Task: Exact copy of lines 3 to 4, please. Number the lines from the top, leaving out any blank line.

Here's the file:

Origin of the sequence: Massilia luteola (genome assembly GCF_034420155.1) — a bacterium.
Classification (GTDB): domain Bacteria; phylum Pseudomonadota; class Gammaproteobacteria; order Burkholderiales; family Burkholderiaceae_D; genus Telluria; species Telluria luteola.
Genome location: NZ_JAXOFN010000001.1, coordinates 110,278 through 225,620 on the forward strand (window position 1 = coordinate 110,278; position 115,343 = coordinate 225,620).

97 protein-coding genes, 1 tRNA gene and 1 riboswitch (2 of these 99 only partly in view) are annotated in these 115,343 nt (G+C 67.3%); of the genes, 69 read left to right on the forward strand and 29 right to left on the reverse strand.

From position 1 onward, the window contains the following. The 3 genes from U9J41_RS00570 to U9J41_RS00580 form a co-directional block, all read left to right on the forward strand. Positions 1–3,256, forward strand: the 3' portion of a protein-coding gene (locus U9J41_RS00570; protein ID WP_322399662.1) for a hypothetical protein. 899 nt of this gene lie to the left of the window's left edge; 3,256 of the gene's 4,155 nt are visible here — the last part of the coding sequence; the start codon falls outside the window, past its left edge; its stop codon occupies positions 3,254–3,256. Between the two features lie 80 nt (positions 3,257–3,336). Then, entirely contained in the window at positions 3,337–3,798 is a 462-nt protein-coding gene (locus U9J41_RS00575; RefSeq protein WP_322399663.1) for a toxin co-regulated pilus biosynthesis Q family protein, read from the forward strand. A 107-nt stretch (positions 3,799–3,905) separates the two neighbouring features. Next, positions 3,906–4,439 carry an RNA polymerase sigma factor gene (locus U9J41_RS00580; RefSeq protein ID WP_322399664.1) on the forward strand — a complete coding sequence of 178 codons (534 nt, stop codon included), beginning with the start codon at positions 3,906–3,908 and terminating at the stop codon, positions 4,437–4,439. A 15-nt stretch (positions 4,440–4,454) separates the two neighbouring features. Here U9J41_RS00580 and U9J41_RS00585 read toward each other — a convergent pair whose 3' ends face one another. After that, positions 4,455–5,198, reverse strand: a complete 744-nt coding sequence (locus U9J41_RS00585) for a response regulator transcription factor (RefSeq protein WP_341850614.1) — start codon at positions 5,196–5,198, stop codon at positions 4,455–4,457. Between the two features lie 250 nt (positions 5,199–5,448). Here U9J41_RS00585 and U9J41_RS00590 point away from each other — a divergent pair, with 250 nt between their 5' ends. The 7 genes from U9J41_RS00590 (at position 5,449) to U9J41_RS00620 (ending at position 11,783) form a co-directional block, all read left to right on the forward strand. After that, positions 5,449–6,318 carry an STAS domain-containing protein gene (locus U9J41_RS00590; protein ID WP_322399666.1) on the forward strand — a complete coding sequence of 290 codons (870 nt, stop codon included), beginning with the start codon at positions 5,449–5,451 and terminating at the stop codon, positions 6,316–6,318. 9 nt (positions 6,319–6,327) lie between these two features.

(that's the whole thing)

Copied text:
Genome location: NZ_JAXOFN010000001.1, coordinates 110,278 through 225,620 on the forward strand (window position 1 = coordinate 110,278; position 115,343 = coordinate 225,620).

97 protein-coding genes, 1 tRNA gene and 1 riboswitch (2 of these 99 only partly in view) are annotated in these 115,343 nt (G+C 67.3%); of the genes, 69 read left to right on the forward strand and 29 right to left on the reverse strand.